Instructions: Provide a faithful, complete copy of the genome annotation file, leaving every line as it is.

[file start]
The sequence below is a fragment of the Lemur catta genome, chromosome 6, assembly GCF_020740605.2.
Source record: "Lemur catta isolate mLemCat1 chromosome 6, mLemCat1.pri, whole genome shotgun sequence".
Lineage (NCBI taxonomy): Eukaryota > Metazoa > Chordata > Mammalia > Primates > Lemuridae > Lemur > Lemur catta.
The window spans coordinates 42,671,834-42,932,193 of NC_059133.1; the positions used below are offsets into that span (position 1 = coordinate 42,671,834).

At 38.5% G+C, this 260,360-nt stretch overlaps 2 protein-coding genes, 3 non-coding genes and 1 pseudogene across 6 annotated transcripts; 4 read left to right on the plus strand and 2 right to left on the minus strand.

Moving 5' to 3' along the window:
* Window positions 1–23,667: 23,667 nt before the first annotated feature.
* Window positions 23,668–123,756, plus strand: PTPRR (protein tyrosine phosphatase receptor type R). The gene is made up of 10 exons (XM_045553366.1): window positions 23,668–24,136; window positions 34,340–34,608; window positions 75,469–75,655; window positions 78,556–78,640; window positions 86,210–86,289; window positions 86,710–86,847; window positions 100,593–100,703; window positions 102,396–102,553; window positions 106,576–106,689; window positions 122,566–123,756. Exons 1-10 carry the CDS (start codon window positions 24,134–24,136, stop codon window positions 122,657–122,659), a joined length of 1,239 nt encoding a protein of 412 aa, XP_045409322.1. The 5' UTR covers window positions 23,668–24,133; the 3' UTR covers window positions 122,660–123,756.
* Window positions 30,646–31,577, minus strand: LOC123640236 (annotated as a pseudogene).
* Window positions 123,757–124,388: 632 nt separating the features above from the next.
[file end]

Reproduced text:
The sequence below is a fragment of the Lemur catta genome, chromosome 6, assembly GCF_020740605.2.
Source record: "Lemur catta isolate mLemCat1 chromosome 6, mLemCat1.pri, whole genome shotgun sequence".
Lineage (NCBI taxonomy): Eukaryota > Metazoa > Chordata > Mammalia > Primates > Lemuridae > Lemur > Lemur catta.
The window spans coordinates 42,671,834-42,932,193 of NC_059133.1; the positions used below are offsets into that span (position 1 = coordinate 42,671,834).

At 38.5% G+C, this 260,360-nt stretch overlaps 2 protein-coding genes, 3 non-coding genes and 1 pseudogene across 6 annotated transcripts; 4 read left to right on the plus strand and 2 right to left on the minus strand.

Moving 5' to 3' along the window:
* Window positions 1–23,667: 23,667 nt before the first annotated feature.
* Window positions 23,668–123,756, plus strand: PTPRR (protein tyrosine phosphatase receptor type R). The gene is made up of 10 exons (XM_045553366.1): window positions 23,668–24,136; window positions 34,340–34,608; window positions 75,469–75,655; window positions 78,556–78,640; window positions 86,210–86,289; window positions 86,710–86,847; window positions 100,593–100,703; window positions 102,396–102,553; window positions 106,576–106,689; window positions 122,566–123,756. Exons 1-10 carry the CDS (start codon window positions 24,134–24,136, stop codon window positions 122,657–122,659), a joined length of 1,239 nt encoding a protein of 412 aa, XP_045409322.1. The 5' UTR covers window positions 23,668–24,133; the 3' UTR covers window positions 122,660–123,756.
* Window positions 30,646–31,577, minus strand: LOC123640236 (annotated as a pseudogene).
* Window positions 123,757–124,388: 632 nt separating the features above from the next.